The Shape of Water: Five Reasons You'll Love it
Known for films such as Hellboy and the enchanting Pan's Labyrinth, Guillermo del Toro is one of the most unique and gifted filmmakers of the modern era and this week sees his latest creation arrive on cinema screens.
The Shape of Water occupies a uniquely unusual space somewhere on the cinematic spectrum between Creature from the Black Lagoon and Singin' in the Rain, an idea that few other directors could pull off, but an intriguing prospect in the hands of someone like del Toro.
Set in the early 1960s in Baltimore, the story centres around the unlikely relationship between a mute cleaner working at a government facility for scientific research, and an amphibious humanoid captured and tortured in the name of American supremacy over the Soviet Union.
With the film arriving in cinemas today, we caught a screening and rounded up five reasons why we think you'll love it...
It's a love story unlike any other...
Guillermo del Toro's new film has been described as a fantasy, a drama and even science fiction, but while The Shape of Water is arguably all of these things, first and foremost it is a story about forbidden love, and the loneliness that can result. The relationship that develops between Sally Hawkins' female lead, Elisa, and the amphibious creature held captive at the hands of the U.S. government is so touching that any thoughts of its inter-species nature simply melt away. It may be allegorical and its message of love transcending all barriers certainly feels prescient in our times, but most of all it's a love story that's as heartwarming as any and often surprisingly funny, despite their star-crossed circumstances.
Sally Hawkins puts in a mesmerising performance
Any lead role that involves a character who cannot speak is always going to be a tough role to pull off, but del Toro is as highly adept a visual storyteller as any director you could name and even without the use of dialogue, Sally Hawkins is utterly magnetic throughout. Elisa is a lovestruck dreamer you can't help but root for and while she may be mute, her every emotion precisely expressed, beautifully framed and keenly felt.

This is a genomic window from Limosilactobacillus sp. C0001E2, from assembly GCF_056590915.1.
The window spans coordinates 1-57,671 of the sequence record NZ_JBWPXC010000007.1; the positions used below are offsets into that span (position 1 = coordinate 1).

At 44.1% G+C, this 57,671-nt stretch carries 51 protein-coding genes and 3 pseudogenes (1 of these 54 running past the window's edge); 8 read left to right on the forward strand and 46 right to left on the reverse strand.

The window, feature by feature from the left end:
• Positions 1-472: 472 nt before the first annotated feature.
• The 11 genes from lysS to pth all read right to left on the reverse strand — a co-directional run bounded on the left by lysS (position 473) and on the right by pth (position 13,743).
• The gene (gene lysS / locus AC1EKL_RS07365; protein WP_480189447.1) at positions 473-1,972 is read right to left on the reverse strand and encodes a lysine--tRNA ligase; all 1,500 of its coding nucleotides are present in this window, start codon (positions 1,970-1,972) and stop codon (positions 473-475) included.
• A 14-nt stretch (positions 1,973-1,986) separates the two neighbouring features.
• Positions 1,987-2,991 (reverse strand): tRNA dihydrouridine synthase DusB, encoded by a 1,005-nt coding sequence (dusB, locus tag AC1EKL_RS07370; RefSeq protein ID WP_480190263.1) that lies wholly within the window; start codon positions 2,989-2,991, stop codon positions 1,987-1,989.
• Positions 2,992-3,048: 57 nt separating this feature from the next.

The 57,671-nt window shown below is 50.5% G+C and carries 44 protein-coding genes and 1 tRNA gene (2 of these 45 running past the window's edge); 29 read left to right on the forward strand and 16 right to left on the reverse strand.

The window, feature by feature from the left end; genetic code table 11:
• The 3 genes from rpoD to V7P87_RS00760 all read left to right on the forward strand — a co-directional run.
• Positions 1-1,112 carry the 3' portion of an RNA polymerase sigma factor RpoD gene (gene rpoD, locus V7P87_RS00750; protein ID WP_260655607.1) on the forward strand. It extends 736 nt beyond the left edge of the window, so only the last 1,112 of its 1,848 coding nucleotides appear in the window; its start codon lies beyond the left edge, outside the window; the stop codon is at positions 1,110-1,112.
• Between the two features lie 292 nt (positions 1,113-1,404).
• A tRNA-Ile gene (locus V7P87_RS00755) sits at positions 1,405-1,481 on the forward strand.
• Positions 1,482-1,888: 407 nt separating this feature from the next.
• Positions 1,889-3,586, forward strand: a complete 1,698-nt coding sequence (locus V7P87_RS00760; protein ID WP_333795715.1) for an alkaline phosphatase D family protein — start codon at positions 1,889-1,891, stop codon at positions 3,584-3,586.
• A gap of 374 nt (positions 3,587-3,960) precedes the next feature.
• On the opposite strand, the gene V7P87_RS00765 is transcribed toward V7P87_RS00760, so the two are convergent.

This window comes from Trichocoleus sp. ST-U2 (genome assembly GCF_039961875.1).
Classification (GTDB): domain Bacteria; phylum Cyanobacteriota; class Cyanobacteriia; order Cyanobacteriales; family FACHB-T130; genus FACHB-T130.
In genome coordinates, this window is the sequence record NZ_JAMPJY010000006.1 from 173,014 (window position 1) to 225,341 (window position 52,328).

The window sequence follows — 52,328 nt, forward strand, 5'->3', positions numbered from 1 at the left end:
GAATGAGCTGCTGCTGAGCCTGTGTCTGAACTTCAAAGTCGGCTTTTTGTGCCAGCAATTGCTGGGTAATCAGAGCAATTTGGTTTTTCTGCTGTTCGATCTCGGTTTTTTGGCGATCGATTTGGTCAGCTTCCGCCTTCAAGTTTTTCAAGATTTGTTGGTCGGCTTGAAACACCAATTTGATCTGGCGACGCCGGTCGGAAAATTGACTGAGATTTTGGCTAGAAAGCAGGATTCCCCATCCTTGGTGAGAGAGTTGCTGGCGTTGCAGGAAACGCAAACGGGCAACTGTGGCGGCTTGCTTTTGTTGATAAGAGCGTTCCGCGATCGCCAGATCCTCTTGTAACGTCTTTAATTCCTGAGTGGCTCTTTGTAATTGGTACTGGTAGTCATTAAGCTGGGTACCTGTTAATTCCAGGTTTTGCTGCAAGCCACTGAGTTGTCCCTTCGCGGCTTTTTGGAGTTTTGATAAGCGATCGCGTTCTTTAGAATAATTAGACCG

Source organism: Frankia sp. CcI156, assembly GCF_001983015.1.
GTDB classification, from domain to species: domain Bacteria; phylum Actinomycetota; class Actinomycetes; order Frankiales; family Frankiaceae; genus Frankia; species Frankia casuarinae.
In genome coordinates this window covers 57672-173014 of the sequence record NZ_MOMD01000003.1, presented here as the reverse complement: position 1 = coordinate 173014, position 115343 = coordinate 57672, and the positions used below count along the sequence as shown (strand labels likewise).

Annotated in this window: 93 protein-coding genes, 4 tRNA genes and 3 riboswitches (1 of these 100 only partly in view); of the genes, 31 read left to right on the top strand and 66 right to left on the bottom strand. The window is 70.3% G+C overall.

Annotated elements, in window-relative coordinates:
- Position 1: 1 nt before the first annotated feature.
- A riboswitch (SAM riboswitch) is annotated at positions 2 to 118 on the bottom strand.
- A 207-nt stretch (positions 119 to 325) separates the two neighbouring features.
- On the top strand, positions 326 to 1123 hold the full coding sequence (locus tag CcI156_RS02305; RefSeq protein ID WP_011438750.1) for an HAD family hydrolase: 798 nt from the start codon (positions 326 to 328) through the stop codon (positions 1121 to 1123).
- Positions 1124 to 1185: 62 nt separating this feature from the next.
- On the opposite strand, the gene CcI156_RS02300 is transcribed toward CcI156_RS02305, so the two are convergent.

Michael Shannon makes a terrific villain
Shannon's menacing antagonist is enjoyably detestable from the moment he arrives on screen, representing everything bad about the McCarthyist paranoia of the Cold War era. But like all good villains, Colonel Strickland isn't just some two dimensional villainous stereotype; this is clearly a man wrestling with his own form of loneliness and desperation in manner that generates at least a little sympathy. But he's also a ruthless careerist, a sex pest and a sadist who takes far too much pleasure in the more violent aspects of his job. Strickland is the film's real monster and Shannon does an excellent job here.
The 1960s period detail is gloomily evocative and perfectly rendered
The Baltimore of the 1960s depicted here is about as far removed from the “summer of love” as one could imagine, still mired in the styles and attitudes of the previous decade and often forebodingly bleak. That said, every detail from the cars to the furniture has been carefully presented and Dan Laustsen's cinematography helps conjure an atmosphere that's oppressive but entirely absorbing.
del Toro pays homage to the 'Golden Age' of cinema
As much as the film is a love story at its core, it's also a love letter to cinema's golden age, with numerous references to the classic movies of the 1940s and 50s, even featuring a beautifully presented dream sequence in which Elisa and her amphibian lover are transported the set of an MGM-style musical, complete with costumes and backing dancers. From the touching scenes featuring Elisa and her neighbour copying the dance routines of Fred Astaire to the selection of music, del Toro indulges his love of the era's films in a way that's completely infectious.